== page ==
Although the above methods are very appealing intuitively and are still commonly used for loss reserving, they all suffer from major drawbacks and are not ideal for use. Let us summarize some of the major deficiencies:
There are modern actuarial techniques based on sophisticated statistical tools that could be used for giving better forecasts while using the same loss triangles.The interested reader should seek out publications by Professor B. Zehnwirth, a pioneer of the approach described, in actuarial literature. One of the authors (Y. Kahane) has collaborated with him, and much actuarial work has been done with these tools. The approach is now well accepted around the world. The graph was derived using resources developed by Insureware Pty. (www.insureware.com). Let us see how this works without engaging in a complicated statistical discussion. The purpose of the discussion is to increase the understanding of the principles, but we do not expect the typical student to be able to immediately perform the analysis. We shall largely leave the analysis to actuaries that are better equipped with the needed mathematical and statistical tools.
A good model is evaluated by its simplicity and generality. Having a complex model with many parameters makes it complicated and less general. The chain ladder models that were discussed above suffer from this overparameterization problem, and the alternative models that are explained below overcome this difficulty.
Let us start by simply displaying the data of Table 7.11 "A Hypothetical Loss Triangle: Claim Payments by Accident and Development Years ($ Thousand)" in a graphical form in Figure 7.3 "Paid Claims (in Thousands of Dollars) by Development Year". The green dots describe the original data points (the paid claims on the vertical axis and the development years on the horizontal axis). To show the general pattern, we added a line that represents the averages for each development year. We see that claim payments in this line of business tend to increase, reach a peak after a few years, then decline slowly over time and have a narrow “tail” (that is, small amounts are to be paid in the far future).
Figure 7.3 Paid Claims (in Thousands of Dollars) by Development Year
We can immediately see that the entire claims triangle can be analyzed in a completely different way: by fitting a curve through the points. One of these tools to enable this could be regression analysis. Such a tool can give us a better understanding of the hidden pattern than does the chain ladder method. We see that the particular curve in our case is nonlinear, meaning that we need more than two parameters to describe it mathematically. Four parameters will probably suffice to give a mathematical function that will describe the pattern of Figure 7.3 "Paid Claims (in Thousands of Dollars) by Development Year". The use of such methods can reach a level of sophistication that goes beyond the scope of this book. It is sufficient to say that we can get an excellent mathematical description of the pattern with the use of only four to six parameters (factors). This can be measured by a variety of statistical indicators. The coefficient of correlation for such a mathematical formula is above 95 percent, and the parameters are statistically significant.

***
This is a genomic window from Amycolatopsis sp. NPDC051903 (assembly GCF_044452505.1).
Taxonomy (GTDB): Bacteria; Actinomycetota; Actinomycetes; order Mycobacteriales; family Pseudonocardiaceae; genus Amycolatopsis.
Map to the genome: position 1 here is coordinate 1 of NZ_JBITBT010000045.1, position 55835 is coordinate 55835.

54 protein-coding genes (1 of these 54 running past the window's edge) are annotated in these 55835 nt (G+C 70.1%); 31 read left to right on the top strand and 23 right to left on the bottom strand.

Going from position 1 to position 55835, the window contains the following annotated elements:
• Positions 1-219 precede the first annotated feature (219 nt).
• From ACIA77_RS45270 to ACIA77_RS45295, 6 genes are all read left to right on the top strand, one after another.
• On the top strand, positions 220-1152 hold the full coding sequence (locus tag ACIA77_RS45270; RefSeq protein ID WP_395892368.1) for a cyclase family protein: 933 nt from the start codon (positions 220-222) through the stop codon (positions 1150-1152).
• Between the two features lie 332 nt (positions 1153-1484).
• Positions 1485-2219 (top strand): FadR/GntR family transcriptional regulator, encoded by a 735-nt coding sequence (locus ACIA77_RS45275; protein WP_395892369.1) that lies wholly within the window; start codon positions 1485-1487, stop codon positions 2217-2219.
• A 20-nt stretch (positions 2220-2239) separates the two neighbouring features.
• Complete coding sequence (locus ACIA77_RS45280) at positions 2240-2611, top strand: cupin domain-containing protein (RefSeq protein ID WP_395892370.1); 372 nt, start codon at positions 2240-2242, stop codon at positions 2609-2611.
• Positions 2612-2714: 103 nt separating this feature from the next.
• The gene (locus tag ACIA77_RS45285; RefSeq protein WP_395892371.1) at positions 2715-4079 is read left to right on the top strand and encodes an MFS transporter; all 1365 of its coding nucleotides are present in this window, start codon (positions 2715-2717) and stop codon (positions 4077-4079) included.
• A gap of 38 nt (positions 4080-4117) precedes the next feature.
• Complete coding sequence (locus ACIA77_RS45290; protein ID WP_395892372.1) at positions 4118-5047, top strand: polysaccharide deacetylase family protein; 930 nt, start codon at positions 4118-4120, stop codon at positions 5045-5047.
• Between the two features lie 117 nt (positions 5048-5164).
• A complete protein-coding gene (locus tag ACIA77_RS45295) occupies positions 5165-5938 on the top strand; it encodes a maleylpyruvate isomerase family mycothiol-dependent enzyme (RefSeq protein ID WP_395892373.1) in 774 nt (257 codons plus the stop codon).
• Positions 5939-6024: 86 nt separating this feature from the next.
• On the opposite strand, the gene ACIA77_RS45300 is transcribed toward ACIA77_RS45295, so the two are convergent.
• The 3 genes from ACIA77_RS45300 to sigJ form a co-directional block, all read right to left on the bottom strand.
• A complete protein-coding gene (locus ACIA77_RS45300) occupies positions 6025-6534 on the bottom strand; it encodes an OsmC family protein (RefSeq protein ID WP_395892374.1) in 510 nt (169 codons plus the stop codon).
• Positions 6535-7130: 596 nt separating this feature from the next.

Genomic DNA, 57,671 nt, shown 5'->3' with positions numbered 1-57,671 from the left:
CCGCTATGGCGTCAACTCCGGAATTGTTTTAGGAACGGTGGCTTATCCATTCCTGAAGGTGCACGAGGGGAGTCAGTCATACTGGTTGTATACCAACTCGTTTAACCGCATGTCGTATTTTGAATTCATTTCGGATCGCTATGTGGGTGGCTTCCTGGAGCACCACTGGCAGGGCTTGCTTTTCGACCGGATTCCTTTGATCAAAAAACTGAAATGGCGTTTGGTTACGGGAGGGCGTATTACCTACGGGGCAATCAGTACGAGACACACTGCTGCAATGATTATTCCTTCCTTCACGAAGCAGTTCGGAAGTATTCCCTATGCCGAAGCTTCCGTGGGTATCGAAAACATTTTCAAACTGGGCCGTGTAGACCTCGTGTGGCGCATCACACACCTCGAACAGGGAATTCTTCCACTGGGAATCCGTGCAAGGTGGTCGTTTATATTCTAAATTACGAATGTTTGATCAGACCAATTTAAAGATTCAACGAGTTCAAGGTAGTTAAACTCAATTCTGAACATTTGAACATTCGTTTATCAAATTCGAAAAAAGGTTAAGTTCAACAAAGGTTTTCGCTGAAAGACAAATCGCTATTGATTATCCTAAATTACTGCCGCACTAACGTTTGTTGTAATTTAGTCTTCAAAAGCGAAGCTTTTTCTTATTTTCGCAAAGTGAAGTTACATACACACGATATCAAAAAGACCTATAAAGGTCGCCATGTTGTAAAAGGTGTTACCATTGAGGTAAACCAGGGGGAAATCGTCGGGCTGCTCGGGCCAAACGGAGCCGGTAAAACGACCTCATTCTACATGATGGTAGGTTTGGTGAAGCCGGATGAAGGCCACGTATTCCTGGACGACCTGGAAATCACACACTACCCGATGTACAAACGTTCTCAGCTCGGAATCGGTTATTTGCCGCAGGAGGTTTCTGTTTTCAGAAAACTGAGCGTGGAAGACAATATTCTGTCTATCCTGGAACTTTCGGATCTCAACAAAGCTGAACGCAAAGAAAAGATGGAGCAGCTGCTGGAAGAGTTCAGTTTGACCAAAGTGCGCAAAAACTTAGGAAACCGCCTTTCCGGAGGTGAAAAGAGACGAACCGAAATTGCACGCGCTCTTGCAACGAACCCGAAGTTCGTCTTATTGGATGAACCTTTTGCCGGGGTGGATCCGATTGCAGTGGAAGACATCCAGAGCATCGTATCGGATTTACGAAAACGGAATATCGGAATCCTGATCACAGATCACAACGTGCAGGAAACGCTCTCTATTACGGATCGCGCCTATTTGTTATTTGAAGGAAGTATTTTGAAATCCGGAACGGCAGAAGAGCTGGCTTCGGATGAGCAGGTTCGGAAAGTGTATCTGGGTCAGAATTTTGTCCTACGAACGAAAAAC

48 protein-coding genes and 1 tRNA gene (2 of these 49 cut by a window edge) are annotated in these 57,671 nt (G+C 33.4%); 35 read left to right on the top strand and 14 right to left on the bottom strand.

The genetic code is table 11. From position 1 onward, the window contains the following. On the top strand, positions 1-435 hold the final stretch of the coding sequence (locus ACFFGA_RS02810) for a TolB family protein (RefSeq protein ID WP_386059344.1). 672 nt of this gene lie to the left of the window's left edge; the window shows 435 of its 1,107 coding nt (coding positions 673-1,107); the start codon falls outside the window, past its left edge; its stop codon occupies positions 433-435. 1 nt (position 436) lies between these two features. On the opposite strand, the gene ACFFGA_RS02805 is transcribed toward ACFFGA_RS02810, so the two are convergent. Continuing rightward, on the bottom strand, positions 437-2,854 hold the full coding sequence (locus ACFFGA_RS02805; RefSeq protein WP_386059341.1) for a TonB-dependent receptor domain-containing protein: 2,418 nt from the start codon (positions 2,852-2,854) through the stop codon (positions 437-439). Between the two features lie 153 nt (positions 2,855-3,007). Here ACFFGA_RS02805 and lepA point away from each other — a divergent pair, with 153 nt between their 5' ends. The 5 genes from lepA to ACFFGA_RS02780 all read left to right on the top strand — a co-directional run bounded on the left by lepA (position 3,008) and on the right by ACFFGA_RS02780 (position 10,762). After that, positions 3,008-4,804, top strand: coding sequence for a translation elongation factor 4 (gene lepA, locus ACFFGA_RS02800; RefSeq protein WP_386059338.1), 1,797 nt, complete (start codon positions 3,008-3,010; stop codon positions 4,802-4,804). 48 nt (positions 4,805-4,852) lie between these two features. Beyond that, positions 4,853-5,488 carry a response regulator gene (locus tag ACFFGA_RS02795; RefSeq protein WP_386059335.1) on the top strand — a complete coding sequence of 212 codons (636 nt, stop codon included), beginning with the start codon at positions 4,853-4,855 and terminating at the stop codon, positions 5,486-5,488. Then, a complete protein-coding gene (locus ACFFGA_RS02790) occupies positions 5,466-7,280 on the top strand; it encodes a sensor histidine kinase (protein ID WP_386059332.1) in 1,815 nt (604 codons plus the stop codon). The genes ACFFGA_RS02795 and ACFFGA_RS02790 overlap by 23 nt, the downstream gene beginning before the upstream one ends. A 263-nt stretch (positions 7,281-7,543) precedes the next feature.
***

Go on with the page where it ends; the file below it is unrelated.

Such an approach is simpler and more general than any chain ladder model. It can be used to forecast beyond the horizon, it can be statistically tested and validated, and it can give a good idea about the level of error that may be expected. When a model is based on a few parameters only, it becomes more “tolerant” to deviations: it is clear that the next period payment will differ from the forecast, but it will not force us to change the model. From the actuary’s point of view, claim payments are stochastic variables and should never be regarded as a deterministic process, so why use a deterministic chain ladder analysis?
It is highly recommended, and actually essential, to base the analysis on a noncumulative claims triangle. The statistical analysis does not offer good tools for cumulative figures; we do not know their underlying statistical processes, and therefore, we cannot offer good statistical significance tests. The statistical analysis that is based on the current, noncumulative claim figures is very sensitive and can easily detect turning points and changing patterns.
One last point should be mentioned. The key to regression analysis is the analysis of the residuals, that is, the differences between the observed claims and the figures that are estimated by the model. The residuals must be spread randomly around the forecasted, modeled, figures. If they are not randomly spread, the model can be improved. In other words, the residuals are the compass that guides the actuary in finding the best model. Traditional actuarial analyses based on chain ladder models regard variability as a corrupt element and strive to get rid of the deviations to arrive at a deterministic forecast. By doing so, actuaries throw away the only real information in the data and base the analysis on the noninformative part alone! Sometimes the fluctuations are very large, and the insurance company is working in a very uncertain, almost chaotic claims environment. If the actuary finds that this is the case, it will be important information for the managers and should not be hidden or replaced by a deterministic, but meaningless, forecast.